West Yorkshire is the third-worst region in the UK for thefts of vehicles, figures have revealed.
The number of vehicles stolen across the county rose by 57% from 3,561 in 2013 to 5,597 last year, according to data from the insurance arm of motoring organisation the RAC.
Out of 40 police forces to submit figures, only London’s Metropolitan Police and West Midlands had more vehicles stolen last year. The Met saw a 29% rise from 20,565 in 2013 to 26,496. Vehicle thefts in West Midlands rose by 43% from 4,161 to 5,930.
Across England and Wales, vehicle thefts have risen by 30% in just three years, according to data seen by RAC Insurance.
The freedom of information request showed that a total of 65,783 vehicles were reported stolen in 2013 to 40 police forces in England and Wales. By 2016 this had risen to 85,688.
RAC Insurance director Mark Godfrey said: “Unfortunately, these figures show a very unwelcome rise in the theft of vehicles from much lower numbers in 2013. Technology advances in immobilisers, keys and car alarms had caused the number of vehicle thefts to decrease significantly from more than 300,000 in 2002, but sadly they have now increased after bottoming out in 2013 and 2014.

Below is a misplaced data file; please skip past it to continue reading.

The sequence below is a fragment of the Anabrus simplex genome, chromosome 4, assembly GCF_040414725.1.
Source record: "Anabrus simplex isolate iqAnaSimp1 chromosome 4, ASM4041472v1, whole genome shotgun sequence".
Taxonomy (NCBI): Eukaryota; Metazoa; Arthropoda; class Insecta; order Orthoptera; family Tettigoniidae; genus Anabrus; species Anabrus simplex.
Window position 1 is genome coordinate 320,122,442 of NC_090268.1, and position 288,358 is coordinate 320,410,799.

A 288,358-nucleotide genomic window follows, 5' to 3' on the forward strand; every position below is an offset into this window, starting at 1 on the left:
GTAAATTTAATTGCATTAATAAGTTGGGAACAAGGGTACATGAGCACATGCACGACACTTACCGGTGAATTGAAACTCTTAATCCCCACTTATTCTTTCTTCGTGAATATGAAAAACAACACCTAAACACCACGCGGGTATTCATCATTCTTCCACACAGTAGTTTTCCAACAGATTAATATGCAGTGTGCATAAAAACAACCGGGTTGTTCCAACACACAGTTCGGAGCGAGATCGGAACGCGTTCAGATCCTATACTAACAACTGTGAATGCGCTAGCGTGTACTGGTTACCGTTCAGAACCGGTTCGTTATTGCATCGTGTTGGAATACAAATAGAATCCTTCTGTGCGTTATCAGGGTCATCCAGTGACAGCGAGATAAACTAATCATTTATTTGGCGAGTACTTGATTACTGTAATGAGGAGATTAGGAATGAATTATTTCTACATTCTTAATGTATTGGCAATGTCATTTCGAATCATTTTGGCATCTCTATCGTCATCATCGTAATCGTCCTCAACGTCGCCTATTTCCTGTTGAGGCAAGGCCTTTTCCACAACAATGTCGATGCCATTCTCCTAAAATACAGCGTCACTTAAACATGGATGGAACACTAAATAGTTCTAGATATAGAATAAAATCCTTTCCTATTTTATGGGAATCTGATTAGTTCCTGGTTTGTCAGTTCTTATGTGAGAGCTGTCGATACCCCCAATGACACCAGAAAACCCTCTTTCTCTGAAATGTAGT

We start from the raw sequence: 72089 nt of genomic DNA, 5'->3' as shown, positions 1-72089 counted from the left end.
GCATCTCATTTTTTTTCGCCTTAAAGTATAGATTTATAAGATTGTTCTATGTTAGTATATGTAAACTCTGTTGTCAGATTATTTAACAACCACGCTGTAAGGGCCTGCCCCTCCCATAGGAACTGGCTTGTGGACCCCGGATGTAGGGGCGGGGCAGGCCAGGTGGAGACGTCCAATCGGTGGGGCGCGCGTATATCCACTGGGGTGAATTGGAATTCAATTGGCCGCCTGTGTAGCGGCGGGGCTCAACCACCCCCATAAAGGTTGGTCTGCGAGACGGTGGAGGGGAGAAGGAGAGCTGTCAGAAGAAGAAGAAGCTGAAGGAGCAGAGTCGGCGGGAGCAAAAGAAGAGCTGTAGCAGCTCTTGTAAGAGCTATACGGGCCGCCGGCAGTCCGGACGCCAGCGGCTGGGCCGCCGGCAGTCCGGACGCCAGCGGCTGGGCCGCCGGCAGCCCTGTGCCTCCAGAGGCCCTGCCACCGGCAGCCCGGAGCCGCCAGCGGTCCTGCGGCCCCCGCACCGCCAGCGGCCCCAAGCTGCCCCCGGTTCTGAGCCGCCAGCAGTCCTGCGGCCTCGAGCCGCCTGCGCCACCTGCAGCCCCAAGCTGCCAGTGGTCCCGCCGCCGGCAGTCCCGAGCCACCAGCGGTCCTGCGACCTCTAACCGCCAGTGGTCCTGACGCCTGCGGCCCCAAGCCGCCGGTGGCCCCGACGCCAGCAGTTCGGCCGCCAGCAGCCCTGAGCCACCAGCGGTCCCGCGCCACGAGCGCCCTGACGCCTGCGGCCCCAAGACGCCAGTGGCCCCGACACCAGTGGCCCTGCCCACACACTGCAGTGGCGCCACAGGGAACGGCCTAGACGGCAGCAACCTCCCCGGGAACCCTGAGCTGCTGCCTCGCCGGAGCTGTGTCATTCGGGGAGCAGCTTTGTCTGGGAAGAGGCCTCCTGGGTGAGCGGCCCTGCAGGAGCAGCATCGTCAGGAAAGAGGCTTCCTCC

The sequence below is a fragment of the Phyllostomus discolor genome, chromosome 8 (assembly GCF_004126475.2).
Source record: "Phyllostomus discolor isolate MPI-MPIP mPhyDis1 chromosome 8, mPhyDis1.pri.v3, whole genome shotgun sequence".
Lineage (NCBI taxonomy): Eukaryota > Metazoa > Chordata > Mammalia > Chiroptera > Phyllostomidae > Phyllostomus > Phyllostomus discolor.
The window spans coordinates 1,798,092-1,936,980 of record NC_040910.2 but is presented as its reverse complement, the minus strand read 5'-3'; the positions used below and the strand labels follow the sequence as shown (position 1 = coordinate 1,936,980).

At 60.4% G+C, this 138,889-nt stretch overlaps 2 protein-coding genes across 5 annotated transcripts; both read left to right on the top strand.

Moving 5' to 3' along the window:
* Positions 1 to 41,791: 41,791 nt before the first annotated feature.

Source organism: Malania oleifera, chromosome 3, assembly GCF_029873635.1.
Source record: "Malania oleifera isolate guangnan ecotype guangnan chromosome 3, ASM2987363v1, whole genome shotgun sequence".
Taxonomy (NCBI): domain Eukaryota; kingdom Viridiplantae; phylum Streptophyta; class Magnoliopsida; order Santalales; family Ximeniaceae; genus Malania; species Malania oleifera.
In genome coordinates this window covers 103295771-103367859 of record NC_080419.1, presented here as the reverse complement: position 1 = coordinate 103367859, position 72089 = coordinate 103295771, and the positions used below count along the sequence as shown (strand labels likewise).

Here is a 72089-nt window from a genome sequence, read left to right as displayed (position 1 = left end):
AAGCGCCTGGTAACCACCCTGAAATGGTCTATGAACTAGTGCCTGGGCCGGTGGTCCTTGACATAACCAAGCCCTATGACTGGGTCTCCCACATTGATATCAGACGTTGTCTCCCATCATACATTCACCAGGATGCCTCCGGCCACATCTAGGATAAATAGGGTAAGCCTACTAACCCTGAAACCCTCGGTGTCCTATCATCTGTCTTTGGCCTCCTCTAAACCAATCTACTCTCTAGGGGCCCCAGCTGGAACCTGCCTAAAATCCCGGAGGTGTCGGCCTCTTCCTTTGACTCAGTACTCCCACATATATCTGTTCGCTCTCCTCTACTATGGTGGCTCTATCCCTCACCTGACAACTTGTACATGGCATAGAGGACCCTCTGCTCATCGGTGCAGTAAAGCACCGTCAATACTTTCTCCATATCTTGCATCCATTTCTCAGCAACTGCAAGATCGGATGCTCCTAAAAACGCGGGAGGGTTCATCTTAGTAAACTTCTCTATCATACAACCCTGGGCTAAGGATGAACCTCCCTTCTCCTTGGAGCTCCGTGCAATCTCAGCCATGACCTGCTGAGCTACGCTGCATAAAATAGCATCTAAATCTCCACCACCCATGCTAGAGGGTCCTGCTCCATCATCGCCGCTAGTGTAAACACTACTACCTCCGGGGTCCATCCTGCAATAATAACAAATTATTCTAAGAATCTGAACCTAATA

“We fear thieves are now becoming more and more well-equipped with technology capable of defeating car manufacturers’ anti-theft systems.
“This is bad news for motorists as it has the effect of causing insurance premiums to rise at a time when they are already being pushed up by a variety of factors, not least the recent change to the discount rate for life-changing personal injury compensation claims and the rises in insurance premium tax.”
Mr Godfrey said: “Drivers can also take certain steps to reduce the likelihood of their vehicle being stolen, for example parking in well-lit areas, not leaving anything valuable on view inside and, of course, never leaving the keys in the ignition when they’re not in the car, something that tends to happen on cold mornings when de-icing vehicles.
“In addition, anti-theft devices such as steering wheel locks which were popular in the 1980s and early 1990s are starting to make a comeback as they are still a very effective visible deterrent. This is quite ironic as they were replaced a number of years ago by alarms and immobilisers, which until now, offered better theft prevention.
“Telematics – or black box – technology is another potentially useful weapon in the fight against car theft. We have seen several instances where we have been able to track stolen vehicles using RAC Telematics devices and have even helped the police recover vehicles successfully.”